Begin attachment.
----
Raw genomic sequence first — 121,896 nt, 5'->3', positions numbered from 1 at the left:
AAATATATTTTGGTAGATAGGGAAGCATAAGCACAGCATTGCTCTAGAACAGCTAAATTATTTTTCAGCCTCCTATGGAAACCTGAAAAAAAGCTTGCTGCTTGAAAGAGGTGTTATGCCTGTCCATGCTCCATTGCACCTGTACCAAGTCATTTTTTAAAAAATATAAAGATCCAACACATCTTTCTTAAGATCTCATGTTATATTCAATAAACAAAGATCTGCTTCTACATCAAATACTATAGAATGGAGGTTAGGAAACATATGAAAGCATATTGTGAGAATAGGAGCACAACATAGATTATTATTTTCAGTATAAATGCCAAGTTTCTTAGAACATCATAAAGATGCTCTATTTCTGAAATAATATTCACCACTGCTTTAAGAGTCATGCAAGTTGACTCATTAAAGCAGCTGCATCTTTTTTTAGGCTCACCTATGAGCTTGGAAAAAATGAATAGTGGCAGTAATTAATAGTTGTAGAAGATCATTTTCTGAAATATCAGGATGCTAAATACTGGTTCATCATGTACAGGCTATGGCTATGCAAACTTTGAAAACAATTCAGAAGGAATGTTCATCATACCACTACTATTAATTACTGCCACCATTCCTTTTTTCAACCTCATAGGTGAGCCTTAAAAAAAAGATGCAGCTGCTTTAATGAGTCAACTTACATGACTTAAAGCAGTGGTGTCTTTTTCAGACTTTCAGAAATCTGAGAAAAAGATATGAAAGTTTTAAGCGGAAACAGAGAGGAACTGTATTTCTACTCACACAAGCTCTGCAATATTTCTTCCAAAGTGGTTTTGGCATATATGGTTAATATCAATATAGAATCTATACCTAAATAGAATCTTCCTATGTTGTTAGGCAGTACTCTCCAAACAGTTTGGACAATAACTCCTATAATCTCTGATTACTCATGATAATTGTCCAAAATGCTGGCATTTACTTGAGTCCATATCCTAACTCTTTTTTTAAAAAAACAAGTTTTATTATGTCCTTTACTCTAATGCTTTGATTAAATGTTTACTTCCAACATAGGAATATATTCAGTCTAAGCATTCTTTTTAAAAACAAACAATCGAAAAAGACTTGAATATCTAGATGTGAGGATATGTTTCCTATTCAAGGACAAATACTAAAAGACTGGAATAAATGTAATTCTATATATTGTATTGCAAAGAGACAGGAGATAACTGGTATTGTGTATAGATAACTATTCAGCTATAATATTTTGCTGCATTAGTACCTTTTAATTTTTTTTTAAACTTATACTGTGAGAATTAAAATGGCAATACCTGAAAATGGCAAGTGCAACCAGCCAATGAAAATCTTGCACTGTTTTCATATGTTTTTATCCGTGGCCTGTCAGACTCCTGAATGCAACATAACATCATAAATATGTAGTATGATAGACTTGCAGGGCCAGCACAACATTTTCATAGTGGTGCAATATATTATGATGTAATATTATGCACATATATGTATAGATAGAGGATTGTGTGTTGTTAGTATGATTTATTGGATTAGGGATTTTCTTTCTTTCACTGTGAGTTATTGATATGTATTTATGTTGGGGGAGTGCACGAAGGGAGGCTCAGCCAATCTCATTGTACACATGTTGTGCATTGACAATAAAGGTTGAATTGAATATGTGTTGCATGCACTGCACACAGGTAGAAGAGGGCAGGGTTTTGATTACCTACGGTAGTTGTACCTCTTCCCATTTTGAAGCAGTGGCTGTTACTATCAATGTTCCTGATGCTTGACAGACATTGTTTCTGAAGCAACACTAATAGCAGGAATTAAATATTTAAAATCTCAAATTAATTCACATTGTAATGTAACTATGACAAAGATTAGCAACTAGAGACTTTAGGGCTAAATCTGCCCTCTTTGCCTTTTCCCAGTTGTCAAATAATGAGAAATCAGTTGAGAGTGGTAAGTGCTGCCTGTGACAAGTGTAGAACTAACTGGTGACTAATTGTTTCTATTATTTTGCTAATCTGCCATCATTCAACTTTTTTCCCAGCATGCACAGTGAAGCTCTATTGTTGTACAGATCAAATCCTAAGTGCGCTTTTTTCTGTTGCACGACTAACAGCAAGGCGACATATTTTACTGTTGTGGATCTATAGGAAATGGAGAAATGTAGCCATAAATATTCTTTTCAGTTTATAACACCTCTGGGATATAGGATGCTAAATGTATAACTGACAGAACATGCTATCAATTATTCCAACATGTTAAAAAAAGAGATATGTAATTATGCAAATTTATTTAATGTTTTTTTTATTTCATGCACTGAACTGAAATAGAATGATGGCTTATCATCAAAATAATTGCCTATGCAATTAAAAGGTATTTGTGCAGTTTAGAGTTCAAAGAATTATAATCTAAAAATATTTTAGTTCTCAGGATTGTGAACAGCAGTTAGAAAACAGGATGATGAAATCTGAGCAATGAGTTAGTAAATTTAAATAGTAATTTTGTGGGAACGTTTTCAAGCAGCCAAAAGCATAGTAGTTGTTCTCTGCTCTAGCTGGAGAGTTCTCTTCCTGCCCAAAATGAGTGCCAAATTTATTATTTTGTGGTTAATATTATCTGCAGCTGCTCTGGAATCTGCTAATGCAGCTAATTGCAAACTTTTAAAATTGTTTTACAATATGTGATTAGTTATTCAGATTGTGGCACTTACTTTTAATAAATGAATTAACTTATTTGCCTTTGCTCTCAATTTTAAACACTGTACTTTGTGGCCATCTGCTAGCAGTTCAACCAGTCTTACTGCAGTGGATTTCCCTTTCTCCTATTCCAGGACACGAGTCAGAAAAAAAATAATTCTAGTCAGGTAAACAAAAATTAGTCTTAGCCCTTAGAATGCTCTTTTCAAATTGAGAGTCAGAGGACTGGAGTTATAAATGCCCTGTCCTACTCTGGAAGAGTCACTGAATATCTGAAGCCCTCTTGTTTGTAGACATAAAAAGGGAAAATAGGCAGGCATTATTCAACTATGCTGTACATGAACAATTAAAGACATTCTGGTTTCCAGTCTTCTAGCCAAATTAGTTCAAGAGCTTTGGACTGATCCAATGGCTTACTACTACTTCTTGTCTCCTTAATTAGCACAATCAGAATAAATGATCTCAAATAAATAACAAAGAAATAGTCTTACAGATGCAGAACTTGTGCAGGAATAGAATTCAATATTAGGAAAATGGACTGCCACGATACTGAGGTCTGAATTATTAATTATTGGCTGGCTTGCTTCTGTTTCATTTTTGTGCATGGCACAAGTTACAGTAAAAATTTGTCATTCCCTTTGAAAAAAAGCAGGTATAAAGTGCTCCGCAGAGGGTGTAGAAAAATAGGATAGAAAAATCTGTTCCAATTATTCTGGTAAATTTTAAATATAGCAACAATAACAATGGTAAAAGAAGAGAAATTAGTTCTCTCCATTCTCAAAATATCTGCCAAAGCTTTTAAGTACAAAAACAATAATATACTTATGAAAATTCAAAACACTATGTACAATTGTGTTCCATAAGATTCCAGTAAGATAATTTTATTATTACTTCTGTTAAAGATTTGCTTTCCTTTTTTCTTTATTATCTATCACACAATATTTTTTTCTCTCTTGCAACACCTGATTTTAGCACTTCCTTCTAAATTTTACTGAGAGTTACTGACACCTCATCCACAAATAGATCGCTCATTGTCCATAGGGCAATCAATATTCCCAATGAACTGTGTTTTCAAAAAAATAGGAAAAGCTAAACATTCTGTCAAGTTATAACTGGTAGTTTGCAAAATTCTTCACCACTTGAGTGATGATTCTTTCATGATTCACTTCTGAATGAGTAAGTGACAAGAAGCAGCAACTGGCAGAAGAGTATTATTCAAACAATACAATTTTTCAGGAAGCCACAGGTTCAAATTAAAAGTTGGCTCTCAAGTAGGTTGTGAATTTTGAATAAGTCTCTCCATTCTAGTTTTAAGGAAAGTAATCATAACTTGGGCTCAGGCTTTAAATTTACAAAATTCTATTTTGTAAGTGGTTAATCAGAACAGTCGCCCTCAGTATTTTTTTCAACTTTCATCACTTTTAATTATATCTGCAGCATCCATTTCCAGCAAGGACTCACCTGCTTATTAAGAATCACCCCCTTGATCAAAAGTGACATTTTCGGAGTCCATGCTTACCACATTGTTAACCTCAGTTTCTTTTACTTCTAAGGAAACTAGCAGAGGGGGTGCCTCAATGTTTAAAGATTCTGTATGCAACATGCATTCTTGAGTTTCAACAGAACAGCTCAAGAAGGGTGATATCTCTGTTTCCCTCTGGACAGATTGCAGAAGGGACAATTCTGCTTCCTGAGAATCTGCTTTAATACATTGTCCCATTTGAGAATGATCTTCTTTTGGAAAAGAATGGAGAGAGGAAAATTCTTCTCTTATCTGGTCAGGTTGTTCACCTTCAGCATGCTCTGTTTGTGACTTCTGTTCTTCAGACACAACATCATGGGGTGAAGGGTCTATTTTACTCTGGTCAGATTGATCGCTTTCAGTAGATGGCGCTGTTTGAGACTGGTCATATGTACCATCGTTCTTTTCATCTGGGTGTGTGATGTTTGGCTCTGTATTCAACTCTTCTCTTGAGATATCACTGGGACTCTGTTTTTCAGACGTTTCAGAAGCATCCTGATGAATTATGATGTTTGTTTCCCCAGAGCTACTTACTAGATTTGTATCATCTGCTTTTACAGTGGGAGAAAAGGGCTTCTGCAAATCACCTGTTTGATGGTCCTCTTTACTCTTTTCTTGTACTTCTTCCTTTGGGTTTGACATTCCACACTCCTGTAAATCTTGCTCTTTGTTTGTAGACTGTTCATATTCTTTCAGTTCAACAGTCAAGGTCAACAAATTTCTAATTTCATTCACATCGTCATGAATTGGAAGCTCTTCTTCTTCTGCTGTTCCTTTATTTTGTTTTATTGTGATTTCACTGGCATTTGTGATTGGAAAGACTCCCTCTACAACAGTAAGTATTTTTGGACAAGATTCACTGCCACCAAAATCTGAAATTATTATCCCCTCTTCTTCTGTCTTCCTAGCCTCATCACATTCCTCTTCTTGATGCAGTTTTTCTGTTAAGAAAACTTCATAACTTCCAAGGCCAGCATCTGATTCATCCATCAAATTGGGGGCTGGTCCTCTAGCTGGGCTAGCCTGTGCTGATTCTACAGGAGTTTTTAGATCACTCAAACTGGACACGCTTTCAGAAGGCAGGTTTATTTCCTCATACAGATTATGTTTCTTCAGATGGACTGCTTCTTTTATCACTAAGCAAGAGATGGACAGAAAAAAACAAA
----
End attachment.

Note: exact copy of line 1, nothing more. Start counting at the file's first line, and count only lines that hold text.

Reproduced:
Raw genomic sequence first — 121,896 nt, 5'->3', positions numbered from 1 at the left: